We have previously described in vitro drug-drug combination studies between a CCR5mAb and ENF resulting in a synergistic antiviral effect against HIV-1 [16]. We hypothesized that a CCR5mAb-FI fusion protein may possess intramolecular synergy due to two components of the entry process involved and thus may potentially be more potent then the constructs containing the IGF-IRmAb. A chimeric human/mouse CCR5mAb that contains the variable regions of the highly potent mouse anti-human CCR5mAb ROAb14 and the human IgG1 scaffold was used to generate the chimeric mAb-FI protein. This bifunctional fusion inhibitor (BFFI) was expressed transiently in human embryonic kidney cells and purified to greater than 95% purity as demonstrated by SDS-PAGE (Fig. 1B) and analytical size-exclusion chromatography (data not shown). SDS-PAGE also verified the correct composition and size of the BFFI (Fig. 1B). BFFI was more potent at inhibiting HIV-1 in the single cycle antiviral assay against the pseudotyped R5 virus NL-Bal than either the fusion inhibitor T-2635 or the CCR5mAb alone. As shown in Table 1, BFFI is approximately 86-fold more potent than T-2635 and 30-fold more potent than CCR5mAb. Similar results were obtained when BFFI was tested against particles pseudotyped with the envelope of the X4 virus NL4-3 (Table 1).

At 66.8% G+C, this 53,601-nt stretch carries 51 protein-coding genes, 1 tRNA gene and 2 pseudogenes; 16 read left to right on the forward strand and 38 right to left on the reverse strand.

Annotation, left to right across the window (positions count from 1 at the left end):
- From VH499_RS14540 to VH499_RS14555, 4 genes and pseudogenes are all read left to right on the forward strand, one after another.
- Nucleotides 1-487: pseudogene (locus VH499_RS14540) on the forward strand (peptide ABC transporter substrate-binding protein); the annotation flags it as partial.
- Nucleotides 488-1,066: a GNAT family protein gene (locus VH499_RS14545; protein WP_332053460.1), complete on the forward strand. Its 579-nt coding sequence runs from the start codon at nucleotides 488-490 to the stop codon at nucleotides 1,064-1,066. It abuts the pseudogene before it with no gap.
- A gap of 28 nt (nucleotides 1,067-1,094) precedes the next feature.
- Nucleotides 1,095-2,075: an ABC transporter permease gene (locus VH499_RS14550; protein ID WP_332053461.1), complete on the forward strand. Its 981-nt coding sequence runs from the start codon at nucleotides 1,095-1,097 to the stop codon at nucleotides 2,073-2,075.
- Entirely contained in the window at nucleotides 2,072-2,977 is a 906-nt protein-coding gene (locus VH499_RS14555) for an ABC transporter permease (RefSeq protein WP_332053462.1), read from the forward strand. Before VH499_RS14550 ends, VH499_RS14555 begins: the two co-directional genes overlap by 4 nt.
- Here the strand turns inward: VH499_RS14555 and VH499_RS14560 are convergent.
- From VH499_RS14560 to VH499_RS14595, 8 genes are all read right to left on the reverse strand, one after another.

https://static-content.springer.com/image/art%3A10.1186%2F1743-422X-5-56/MediaObjects/12985_2008_Article_405_Fig1_HTML.jpg
Figure 1

Design and biochemical characterization of BFFI. A. Schematic diagram of BFFI. BFFI is composed of the CCR5mAb RO-Ab0630, with two covalently attached T-2635 fusion inhibitors via {G(Q)4}3 linkers. The peptide sequences for the linker and T-2635 are shown. B. SDS-PAGE of BFFI and CCR5mAb. The lanes contain the following samples: Sample Buffer (lane 2, 5); MW Marker (lane 1); BFFI (lane 3); CCR5mAb (lane 4); reduced BFFI (lane 6); reduced CCR5mAb (lane 7).

Mechanism of action of BFFI

In order to understand the mechanism for the antiviral potency of BFFI and the contribution of the individual inhibitors to viral entry, we performed a series of experiments. To test the possibility of an increased affinity of BFFI to the CCR5 receptor as the source of the increase in antiviral activity, saturation binding experiments were performed. BFFI and CCR5mAb had very similar binding affinity to human CCR5, suggesting that addition of the FI did not alter the binding affinity of the CCR5 antibody component (Fig. 2A). We tested mixing of CCR5mAb and T-2635 at a 1:2 ratio and observed only marginal additive antiviral activity with an approximately 2-fold difference in IC50 (Fig. 2B). These data suggest that the antiviral potency of BFFI cannot be explained by increased binding to CCR5 or to additive effects between two independent pharmacophores, but may result from intramolecular synergy.
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Figure 2